Preschool Expansion Grants (PEG grants) have been generating a lot of action. As we blogged last week, researchers have found that communities are successfully using the federal funding to expand preschool offerings, and offer high-quality, effective programs that meet the needs of children and families.
We decided to chronicle some of these efforts in two recently released community stories.
One story focuses on Springfield where Dan Warwick, superintendent of the city’s public schools, was determined to create more opportunities for young children. The city bought a building at 15 Catharine Street and turned it into a busy hub of preschool activity.
“That’s one of the best programs in the Commonwealth of Massachusetts,” Warwick says in the story. “Three private providers and the public schools in the same building, same coaches, same curriculum, really working together very well.”
The city’s PEG grant funding created 195 new preschool slots for poor and low-income children.
This community story also shares many of the lessons that Springfield educators learned as they built this program, for example:
• involve all stakeholders, including families, public schools, private providers, and community organizations
• meet families’ needs
• have a point person who can provide instructional support
• prioritize professional development, and
• plan for the future
“We were building the ship as we were sailing it,” Laura Mendes says of Springfield’s work. Mendes is the director of Pre-K–3rd Grade Curriculum Instruction and Assessment at the Springfield Public Schools. “There was no way to have a Cadillac model in year one.”
But over time, Springfield’s efforts have meant more high-quality learning opportunities for kids.
Our second community story looks at how four towns on Cape Cod — Dennis, Yarmouth, Harwich, and Chatham — used a grant to develop preschool expansion plans.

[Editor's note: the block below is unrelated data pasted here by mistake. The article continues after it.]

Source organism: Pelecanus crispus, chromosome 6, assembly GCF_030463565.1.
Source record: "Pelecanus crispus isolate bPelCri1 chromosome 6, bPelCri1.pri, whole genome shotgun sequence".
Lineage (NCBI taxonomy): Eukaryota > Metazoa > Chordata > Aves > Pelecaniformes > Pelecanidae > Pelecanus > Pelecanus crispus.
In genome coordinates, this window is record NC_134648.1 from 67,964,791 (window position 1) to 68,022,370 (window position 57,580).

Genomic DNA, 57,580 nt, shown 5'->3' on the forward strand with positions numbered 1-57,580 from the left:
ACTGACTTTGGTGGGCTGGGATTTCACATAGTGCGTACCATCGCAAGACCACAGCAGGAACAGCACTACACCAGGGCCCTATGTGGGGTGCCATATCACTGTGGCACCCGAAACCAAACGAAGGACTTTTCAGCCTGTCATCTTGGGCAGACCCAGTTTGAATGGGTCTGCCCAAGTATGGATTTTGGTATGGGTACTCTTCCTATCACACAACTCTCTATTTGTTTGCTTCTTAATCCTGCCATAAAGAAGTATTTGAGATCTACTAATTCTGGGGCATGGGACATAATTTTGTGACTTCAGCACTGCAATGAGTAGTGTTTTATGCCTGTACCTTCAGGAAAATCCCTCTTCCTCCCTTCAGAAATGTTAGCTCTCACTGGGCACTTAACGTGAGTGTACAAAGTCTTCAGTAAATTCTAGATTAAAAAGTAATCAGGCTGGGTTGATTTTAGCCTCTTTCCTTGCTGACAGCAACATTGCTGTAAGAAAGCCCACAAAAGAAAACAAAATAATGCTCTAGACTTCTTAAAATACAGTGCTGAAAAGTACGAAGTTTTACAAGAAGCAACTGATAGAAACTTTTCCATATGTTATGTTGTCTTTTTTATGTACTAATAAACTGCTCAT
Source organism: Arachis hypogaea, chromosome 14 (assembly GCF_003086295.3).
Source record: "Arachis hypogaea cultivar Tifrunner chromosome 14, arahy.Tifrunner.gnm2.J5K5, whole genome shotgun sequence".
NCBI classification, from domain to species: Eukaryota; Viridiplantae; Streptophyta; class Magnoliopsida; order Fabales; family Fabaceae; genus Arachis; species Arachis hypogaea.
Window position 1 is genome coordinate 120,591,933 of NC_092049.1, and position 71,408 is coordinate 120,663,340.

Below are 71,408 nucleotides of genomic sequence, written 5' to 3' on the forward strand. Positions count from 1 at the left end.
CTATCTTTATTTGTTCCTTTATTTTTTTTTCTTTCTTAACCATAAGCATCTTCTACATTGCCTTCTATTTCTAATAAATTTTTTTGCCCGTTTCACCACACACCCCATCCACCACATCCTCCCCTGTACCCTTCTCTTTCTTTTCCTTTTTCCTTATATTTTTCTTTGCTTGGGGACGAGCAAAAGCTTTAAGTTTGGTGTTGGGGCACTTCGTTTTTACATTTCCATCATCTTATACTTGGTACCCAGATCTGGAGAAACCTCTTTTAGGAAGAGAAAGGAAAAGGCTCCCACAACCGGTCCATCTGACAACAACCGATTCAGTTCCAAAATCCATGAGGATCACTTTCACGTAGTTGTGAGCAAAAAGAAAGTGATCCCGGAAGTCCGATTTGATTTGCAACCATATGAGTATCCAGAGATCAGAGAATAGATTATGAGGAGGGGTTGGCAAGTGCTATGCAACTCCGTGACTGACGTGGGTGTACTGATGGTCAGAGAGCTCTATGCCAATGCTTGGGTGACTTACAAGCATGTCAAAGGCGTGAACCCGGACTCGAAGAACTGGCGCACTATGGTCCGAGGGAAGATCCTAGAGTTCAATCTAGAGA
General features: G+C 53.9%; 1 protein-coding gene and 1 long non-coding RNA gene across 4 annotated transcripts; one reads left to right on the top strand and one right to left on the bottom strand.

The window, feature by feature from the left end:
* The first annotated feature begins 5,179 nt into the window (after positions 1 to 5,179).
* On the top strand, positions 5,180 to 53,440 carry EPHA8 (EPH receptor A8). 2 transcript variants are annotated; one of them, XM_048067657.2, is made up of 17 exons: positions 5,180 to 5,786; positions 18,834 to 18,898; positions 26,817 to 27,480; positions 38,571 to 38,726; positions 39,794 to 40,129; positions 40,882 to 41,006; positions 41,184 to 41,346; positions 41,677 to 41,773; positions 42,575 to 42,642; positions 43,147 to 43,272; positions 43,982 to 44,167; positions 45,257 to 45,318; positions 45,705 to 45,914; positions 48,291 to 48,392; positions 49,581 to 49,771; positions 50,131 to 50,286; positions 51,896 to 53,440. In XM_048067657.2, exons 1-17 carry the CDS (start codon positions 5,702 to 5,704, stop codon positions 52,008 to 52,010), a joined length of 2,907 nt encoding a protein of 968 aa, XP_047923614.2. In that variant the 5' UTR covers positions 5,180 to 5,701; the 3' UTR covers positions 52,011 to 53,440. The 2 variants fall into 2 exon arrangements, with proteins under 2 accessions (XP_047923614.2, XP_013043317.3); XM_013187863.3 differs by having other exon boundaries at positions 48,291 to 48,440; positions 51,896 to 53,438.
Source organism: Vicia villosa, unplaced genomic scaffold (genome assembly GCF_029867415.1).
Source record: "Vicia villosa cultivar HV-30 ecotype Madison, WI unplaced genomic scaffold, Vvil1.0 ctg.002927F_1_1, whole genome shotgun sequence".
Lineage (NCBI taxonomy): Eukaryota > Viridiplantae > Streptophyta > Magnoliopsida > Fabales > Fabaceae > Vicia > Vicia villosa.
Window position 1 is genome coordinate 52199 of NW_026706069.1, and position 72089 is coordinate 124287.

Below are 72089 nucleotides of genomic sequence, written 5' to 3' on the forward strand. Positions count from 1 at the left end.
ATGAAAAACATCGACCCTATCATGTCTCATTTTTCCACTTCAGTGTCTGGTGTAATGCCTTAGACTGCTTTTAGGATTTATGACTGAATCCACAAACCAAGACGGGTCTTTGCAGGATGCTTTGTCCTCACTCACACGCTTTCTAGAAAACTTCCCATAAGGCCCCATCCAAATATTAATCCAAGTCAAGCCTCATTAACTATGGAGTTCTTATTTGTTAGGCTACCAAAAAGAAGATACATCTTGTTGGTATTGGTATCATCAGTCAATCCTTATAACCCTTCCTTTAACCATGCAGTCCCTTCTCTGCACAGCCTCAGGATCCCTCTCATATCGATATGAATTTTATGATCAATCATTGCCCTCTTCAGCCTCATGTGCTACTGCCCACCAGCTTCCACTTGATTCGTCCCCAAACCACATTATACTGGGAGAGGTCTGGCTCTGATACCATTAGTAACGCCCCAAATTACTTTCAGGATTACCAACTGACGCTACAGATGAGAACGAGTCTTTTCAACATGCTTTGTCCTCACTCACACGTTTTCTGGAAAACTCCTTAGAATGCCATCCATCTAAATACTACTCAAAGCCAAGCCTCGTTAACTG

As this community story explains: “Planning grants require a lot of work, and the final product is only a plan. There is no promise of funding to put that plan into action. So towns can be left hanging—all dressed up with nowhere to go. But Cape educators saw past this limitation. They understood the power of being ready. If more substantial funding came, they would be prepared to use it.”
To do this work: “The towns and the Cape Cod Collaborative, a nonprofit that serves schools, formed a Preschool Expansion Grant (PEG) Planning Committee: more than 22 preschool teachers, administrators, and community partners representing the four towns and their two school districts, the Dennis-Yarmouth and Monomoy Regional School Districts.
“‘It was just the most gratifying, really thrilling experience,’ Jan Rotella, the PEG grant manager, says. Public and private preschool teachers and administrators worked with local service agencies and parents.”
For now, the Cape’s strategy is to get more out of what it already has, ensuring, for example, that professional development opportunities are offered to public preschool teachers and private providers.
The Cape is also preparing to meet the growing needs of children from families where parents are struggling with unemployment, poverty, and other challenges. As the community story explains:
“The Cape’s regional partnership provides a unique model for other areas of the Commonwealth that are not urban, but are seeing increasing needs. Towns with smaller populations will need to band together to advocate for funding, and design and implement a strategy that enables them to better serve families.”
Other communities are also setting important examples. Our “Ready to Go” series has highlighted planning efforts in New Bedford and in Somerville. We’ll be featuring other communities in the coming weeks.
The lessons learned from local planning were used to craft new preschool expansion legislation that was filed in January. Read the bill fact sheet here.
To learn more about the federal preschool expansion grant funding and to see the related report to the Legislature, click here.
And keep encouraging elected officials to expand high-quality pre-K. As more communities grow their preschool programs, more children will have the foundation they need to build a better future for themselves – and for the commonwealth.